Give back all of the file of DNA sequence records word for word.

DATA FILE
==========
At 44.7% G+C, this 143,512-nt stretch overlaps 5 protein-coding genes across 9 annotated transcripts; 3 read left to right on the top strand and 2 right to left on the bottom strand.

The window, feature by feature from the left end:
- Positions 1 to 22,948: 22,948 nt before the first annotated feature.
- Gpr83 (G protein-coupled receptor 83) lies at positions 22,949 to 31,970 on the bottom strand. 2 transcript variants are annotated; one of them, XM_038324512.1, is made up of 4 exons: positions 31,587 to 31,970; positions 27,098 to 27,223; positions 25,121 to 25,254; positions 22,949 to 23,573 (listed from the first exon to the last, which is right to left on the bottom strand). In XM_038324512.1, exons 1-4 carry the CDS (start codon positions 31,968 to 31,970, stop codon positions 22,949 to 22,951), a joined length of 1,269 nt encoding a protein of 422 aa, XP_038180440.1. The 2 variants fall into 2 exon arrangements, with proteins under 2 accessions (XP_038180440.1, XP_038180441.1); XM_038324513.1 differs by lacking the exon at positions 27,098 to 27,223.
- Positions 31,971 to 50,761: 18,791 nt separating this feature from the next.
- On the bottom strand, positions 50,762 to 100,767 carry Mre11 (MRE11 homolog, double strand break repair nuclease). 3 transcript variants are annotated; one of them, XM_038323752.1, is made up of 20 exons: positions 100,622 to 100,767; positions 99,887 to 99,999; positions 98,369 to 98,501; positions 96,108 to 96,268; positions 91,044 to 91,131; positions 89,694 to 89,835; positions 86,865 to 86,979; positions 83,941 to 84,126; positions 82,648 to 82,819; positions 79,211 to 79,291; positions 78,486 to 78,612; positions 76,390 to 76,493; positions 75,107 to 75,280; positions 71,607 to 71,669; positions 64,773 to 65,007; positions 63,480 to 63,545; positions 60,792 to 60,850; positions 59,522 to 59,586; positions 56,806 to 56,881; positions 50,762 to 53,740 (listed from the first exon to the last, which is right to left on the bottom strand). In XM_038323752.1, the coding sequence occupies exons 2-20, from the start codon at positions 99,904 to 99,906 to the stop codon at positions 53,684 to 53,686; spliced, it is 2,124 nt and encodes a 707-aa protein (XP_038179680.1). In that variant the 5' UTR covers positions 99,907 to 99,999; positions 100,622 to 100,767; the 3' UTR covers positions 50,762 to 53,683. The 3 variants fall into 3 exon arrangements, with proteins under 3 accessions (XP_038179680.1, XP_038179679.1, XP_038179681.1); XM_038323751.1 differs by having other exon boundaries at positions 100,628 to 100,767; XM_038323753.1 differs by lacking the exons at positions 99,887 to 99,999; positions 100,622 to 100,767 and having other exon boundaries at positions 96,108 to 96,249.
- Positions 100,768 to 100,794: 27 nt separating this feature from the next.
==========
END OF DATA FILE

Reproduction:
At 44.7% G+C, this 143,512-nt stretch overlaps 5 protein-coding genes across 9 annotated transcripts; 3 read left to right on the top strand and 2 right to left on the bottom strand.

The window, feature by feature from the left end:
- Positions 1 to 22,948: 22,948 nt before the first annotated feature.
- Gpr83 (G protein-coupled receptor 83) lies at positions 22,949 to 31,970 on the bottom strand. 2 transcript variants are annotated; one of them, XM_038324512.1, is made up of 4 exons: positions 31,587 to 31,970; positions 27,098 to 27,223; positions 25,121 to 25,254; positions 22,949 to 23,573 (listed from the first exon to the last, which is right to left on the bottom strand). In XM_038324512.1, exons 1-4 carry the CDS (start codon positions 31,968 to 31,970, stop codon positions 22,949 to 22,951), a joined length of 1,269 nt encoding a protein of 422 aa, XP_038180440.1. The 2 variants fall into 2 exon arrangements, with proteins under 2 accessions (XP_038180440.1, XP_038180441.1); XM_038324513.1 differs by lacking the exon at positions 27,098 to 27,223.
- Positions 31,971 to 50,761: 18,791 nt separating this feature from the next.
- On the bottom strand, positions 50,762 to 100,767 carry Mre11 (MRE11 homolog, double strand break repair nuclease). 3 transcript variants are annotated; one of them, XM_038323752.1, is made up of 20 exons: positions 100,622 to 100,767; positions 99,887 to 99,999; positions 98,369 to 98,501; positions 96,108 to 96,268; positions 91,044 to 91,131; positions 89,694 to 89,835; positions 86,865 to 86,979; positions 83,941 to 84,126; positions 82,648 to 82,819; positions 79,211 to 79,291; positions 78,486 to 78,612; positions 76,390 to 76,493; positions 75,107 to 75,280; positions 71,607 to 71,669; positions 64,773 to 65,007; positions 63,480 to 63,545; positions 60,792 to 60,850; positions 59,522 to 59,586; positions 56,806 to 56,881; positions 50,762 to 53,740 (listed from the first exon to the last, which is right to left on the bottom strand). In XM_038323752.1, the coding sequence occupies exons 2-20, from the start codon at positions 99,904 to 99,906 to the stop codon at positions 53,684 to 53,686; spliced, it is 2,124 nt and encodes a 707-aa protein (XP_038179680.1). In that variant the 5' UTR covers positions 99,907 to 99,999; positions 100,622 to 100,767; the 3' UTR covers positions 50,762 to 53,683. The 3 variants fall into 3 exon arrangements, with proteins under 3 accessions (XP_038179680.1, XP_038179679.1, XP_038179681.1); XM_038323751.1 differs by having other exon boundaries at positions 100,628 to 100,767; XM_038323753.1 differs by lacking the exons at positions 99,887 to 99,999; positions 100,622 to 100,767 and having other exon boundaries at positions 96,108 to 96,249.
- Positions 100,768 to 100,794: 27 nt separating this feature from the next.